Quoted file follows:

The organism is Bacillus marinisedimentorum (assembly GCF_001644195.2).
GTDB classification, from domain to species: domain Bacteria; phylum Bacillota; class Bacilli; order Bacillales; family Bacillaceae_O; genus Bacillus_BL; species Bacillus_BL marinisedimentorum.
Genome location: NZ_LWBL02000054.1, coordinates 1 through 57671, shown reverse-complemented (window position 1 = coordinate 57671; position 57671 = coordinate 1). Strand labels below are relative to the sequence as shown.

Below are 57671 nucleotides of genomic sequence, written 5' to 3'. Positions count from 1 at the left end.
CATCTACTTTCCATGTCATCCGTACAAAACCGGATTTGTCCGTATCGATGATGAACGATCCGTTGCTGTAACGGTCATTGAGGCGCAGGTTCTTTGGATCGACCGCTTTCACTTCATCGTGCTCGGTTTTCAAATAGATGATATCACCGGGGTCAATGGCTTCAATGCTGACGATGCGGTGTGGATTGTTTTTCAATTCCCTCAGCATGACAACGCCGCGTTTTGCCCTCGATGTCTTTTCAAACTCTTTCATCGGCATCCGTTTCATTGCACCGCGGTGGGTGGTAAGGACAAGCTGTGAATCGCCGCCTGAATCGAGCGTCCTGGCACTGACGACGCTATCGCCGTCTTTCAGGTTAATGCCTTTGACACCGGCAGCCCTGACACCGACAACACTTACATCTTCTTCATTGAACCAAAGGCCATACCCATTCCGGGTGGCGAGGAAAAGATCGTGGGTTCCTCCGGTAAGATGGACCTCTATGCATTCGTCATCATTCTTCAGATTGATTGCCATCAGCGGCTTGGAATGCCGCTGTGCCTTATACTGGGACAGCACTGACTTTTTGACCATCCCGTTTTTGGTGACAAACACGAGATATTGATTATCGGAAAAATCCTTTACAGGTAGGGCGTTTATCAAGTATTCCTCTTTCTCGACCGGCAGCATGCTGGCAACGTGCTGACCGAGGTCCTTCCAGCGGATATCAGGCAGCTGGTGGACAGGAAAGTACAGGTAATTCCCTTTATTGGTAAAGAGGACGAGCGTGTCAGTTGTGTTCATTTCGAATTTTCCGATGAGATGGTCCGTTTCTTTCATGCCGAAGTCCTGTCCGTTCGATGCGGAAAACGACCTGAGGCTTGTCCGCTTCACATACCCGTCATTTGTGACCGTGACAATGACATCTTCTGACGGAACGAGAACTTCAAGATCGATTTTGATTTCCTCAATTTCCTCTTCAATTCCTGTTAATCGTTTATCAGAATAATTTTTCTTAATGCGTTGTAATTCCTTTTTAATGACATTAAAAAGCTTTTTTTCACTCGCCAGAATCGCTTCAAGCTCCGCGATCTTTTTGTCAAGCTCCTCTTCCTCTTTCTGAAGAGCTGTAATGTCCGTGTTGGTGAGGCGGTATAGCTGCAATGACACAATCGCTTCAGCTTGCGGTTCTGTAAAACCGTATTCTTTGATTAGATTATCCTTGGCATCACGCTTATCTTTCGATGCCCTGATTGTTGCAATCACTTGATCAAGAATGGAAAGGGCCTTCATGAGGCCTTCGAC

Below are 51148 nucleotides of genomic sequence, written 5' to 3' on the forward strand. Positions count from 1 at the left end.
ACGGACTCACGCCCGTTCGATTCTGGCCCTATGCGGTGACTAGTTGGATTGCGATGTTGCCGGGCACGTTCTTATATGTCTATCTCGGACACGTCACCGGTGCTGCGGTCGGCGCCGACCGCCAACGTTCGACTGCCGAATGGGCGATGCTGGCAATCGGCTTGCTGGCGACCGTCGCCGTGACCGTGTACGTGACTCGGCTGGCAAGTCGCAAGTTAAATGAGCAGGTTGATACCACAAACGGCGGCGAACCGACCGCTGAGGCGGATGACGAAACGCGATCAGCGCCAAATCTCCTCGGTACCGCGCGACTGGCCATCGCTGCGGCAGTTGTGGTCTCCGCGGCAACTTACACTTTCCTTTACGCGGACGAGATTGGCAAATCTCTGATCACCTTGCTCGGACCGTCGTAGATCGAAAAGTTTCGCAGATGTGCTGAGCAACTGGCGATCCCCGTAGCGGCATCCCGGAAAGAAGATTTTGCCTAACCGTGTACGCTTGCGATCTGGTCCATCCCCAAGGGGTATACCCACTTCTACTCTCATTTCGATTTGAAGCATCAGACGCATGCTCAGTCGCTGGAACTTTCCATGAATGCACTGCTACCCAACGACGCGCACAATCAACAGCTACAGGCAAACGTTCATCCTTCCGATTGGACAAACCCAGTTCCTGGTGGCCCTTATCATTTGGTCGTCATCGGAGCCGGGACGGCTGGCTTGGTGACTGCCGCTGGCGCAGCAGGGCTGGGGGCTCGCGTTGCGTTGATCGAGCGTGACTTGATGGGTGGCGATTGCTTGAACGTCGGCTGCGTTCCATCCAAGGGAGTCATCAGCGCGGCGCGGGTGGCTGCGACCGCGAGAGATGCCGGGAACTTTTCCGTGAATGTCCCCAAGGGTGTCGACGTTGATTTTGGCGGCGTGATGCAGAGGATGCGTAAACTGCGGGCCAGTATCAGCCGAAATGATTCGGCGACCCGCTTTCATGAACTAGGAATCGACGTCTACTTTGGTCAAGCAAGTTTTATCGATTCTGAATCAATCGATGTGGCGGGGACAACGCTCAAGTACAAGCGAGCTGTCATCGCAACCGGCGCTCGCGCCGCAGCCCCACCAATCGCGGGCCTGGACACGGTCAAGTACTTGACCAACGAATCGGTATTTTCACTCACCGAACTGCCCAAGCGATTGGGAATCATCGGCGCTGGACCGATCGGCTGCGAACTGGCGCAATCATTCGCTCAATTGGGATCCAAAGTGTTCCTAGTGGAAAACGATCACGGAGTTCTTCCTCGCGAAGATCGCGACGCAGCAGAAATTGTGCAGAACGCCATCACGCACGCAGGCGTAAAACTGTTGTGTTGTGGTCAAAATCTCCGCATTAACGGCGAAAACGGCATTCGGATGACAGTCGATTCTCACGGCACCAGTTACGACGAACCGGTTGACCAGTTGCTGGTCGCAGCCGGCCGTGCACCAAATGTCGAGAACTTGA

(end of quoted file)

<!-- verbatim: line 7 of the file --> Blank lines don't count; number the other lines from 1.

ACGGACTCACGCCCGTTCGATTCTGGCCCTATGCGGTGACTAGTTGGATTGCGATGTTGCCGGGCACGTTCTTATATGTCTATCTCGGACACGTCACCGGTGCTGCGGTCGGCGCCGACCGCCAACGTTCGACTGCCGAATGGGCGATGCTGGCAATCGGCTTGCTGGCGACCGTCGCCGTGACCGTGTACGTGACTCGGCTGGCAAGTCGCAAGTTAAATGAGCAGGTTGATACCACAAACGGCGGCGAACCGACCGCTGAGGCGGATGACGAAACGCGATCAGCGCCAAATCTCCTCGGTACCGCGCGACTGGCCATCGCTGCGGCAGTTGTGGTCTCCGCGGCAACTTACACTTTCCTTTACGCGGACGAGATTGGCAAATCTCTGATCACCTTGCTCGGACCGTCGTAGATCGAAAAGTTTCGCAGATGTGCTGAGCAACTGGCGATCCCCGTAGCGGCATCCCGGAAAGAAGATTTTGCCTAACCGTGTACGCTTGCGATCTGGTCCATCCCCAAGGGGTATACCCACTTCTACTCTCATTTCGATTTGAAGCATCAGACGCATGCTCAGTCGCTGGAACTTTCCATGAATGCACTGCTACCCAACGACGCGCACAATCAACAGCTACAGGCAAACGTTCATCCTTCCGATTGGACAAACCCAGTTCCTGGTGGCCCTTATCATTTGGTCGTCATCGGAGCCGGGACGGCTGGCTTGGTGACTGCCGCTGGCGCAGCAGGGCTGGGGGCTCGCGTTGCGTTGATCGAGCGTGACTTGATGGGTGGCGATTGCTTGAACGTCGGCTGCGTTCCATCCAAGGGAGTCATCAGCGCGGCGCGGGTGGCTGCGACCGCGAGAGATGCCGGGAACTTTTCCGTGAATGTCCCCAAGGGTGTCGACGTTGATTTTGGCGGCGTGATGCAGAGGATGCGTAAACTGCGGGCCAGTATCAGCCGAAATGATTCGGCGACCCGCTTTCATGAACTAGGAATCGACGTCTACTTTGGTCAAGCAAGTTTTATCGATTCTGAATCAATCGATGTGGCGGGGACAACGCTCAAGTACAAGCGAGCTGTCATCGCAACCGGCGCTCGCGCCGCAGCCCCACCAATCGCGGGCCTGGACACGGTCAAGTACTTGACCAACGAATCGGTATTTTCACTCACCGAACTGCCCAAGCGATTGGGAATCATCGGCGCTGGACCGATCGGCTGCGAACTGGCGCAATCATTCGCTCAATTGGGATCCAAAGTGTTCCTAGTGGAAAACGATCACGGAGTTCTTCCTCGCGAAGATCGCGACGCAGCAGAAATTGTGCAGAACGCCATCACGCACGCAGGCGTAAAACTGTTGTGTTGTGGTCAAAATCTCCGCATTAACGGCGAAAACGGCATTCGGATGACAGTCGATTCTCACGGCACCAGTTACGACGAACCGGTTGACCAGTTGCTGGTCGCAGCCGGCCGTGCACCAAATGTCGAGAACTTGA